In the early days, Bob would think, “We need another guitar on this part,” and I would raise my hand, as if to say, “I can play this part.” He would say, “We need more keyboards on this part,” and I would raise my hand. I played percussion — the tambourine part on “Hollywood Nights” was something I came up with. David Teegarden was on drums in the studio at the time. I think it was at Bayshore Studios with Bill Szymczyk. We were cutting the song and David was doing this double hi-hat combination, and it just came to me to do this galloping tambourine part that just drives it. I never treated the tambourine as just some sort of prop. When I played it on “Traveling Man” from “Beautiful Loser,” then I made it a musical part of that. I played tambourine, I played kettle drums and timpani. Around 1976, I started using a bass sax to reinforce Chris’ bass parts, and I have played it on a lot of songs that don’t require tenor or alto sax. Throughout the night, I play a lot of different instruments. Part of the motivation for doing that was me saying, “Please, Bob, don’t hire anyone else!”
GM: “The Ultimate Greatest Hits” is a new double-CD package that, while there are other best-of Seger CDs out there, contains a few cool tunes not found on the others. I really like “Downtown Train.” I thought that was a new remake he put on there, but it is actually a song that you all recorded a long time ago.
AR: It was from back in the late 1980s; I think it goes back that far. We play a lot of the songs on that album, as you will see when you come see us play. I have to tell you that there is not a standard setlist. Bob adds and subtracts songs and keeps it all really fresh.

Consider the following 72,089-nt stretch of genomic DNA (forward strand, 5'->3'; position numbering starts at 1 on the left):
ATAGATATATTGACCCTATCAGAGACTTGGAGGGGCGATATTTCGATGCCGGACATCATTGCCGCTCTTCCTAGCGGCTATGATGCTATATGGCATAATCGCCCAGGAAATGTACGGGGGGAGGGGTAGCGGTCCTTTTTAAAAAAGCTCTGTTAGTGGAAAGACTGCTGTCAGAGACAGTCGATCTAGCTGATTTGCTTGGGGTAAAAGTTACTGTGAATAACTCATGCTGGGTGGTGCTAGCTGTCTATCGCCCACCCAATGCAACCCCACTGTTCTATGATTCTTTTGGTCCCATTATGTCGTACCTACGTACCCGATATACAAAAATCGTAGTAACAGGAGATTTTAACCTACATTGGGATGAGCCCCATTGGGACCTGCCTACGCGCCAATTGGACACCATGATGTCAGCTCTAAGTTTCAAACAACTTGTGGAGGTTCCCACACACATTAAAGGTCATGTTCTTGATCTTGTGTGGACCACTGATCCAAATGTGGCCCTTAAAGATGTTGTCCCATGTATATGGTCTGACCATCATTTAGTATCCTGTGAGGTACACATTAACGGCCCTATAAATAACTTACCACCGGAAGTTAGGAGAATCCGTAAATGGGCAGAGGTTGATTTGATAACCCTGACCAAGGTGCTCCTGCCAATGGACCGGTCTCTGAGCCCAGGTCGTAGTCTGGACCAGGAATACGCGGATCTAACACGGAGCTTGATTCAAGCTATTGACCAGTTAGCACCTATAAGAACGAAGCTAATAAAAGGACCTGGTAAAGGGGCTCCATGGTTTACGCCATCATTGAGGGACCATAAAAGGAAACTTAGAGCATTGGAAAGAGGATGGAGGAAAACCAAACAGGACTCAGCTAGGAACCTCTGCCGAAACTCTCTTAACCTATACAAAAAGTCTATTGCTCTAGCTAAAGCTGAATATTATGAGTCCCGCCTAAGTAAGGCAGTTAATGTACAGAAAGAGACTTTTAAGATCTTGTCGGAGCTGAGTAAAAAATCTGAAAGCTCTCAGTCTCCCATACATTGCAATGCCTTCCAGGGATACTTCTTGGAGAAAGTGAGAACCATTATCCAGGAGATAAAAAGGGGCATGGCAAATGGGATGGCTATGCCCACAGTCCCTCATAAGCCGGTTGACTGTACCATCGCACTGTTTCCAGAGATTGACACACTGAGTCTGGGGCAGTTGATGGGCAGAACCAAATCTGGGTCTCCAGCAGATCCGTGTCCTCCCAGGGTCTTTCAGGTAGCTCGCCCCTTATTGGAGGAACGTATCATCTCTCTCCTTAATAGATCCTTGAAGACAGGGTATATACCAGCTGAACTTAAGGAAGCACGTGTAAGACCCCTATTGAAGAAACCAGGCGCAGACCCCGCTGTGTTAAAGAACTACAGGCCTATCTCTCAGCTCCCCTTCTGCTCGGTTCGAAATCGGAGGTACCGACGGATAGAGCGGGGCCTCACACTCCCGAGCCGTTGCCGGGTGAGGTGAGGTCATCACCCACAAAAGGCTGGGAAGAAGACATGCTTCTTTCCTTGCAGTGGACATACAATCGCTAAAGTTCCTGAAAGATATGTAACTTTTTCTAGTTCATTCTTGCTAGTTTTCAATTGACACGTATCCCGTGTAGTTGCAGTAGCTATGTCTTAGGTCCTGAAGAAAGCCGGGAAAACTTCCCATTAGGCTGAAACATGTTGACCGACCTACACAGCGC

This is not just a band going up there and going through the motions. Before we do a tour of any proportion, we spend a couple of months in rehearsals, and we perfect it. The band, this time, was still tight from the spring tour, so it didn’t take quite that long. We work really hard, and Bob works extremely hard to make sure he puts on a great show. He must go through a half a dozen T-shirts and headbands a night. It is a real effort to make it fresh for everybody, both the audience and ourselves. There is no old ‘as is’ type of attitude in this band.
We don’t just say, “Let’s just go play the hits again.” We really play them as if it is the first time we’ve ever played them. We play with passion and energy. We do a one-hour sound check before every show, and Bob is there. This is the real deal. This is at the highest level. You don’t get a Super Bowl trophy by not being the very best, and I’ve got to tell you that this band is at that level. It really is an extraordinary performance every night from this band.
GM: You were off the road a long time, and I didn’t think Bob would ever do a huge tour again. What lit that fire down below and got Seger back out there?
AR: In the early days, we had this cycle of about three years; this is up to about 1986. Bob would spend a year writing an album, we would spend a year to record it and assemble an album, and then we would go out and play it live for a year. During that time, especially for Bob, who was in the studio writing, you were away from home. None of us had kids at the time; Bob was the last in line to have children. He wanted to be there for his kids.
It forced me to be there for my two daughters, the first of which was born during the tour in 1986. She was a rock ’n’ roll baby; she was backstage at quite a few shows and slept through it all. I was there every day for my two daughters, Chelsea and Victoria, while they were growing up. Chelsea is now 25 and is an agent-in-training for a creative arts agency.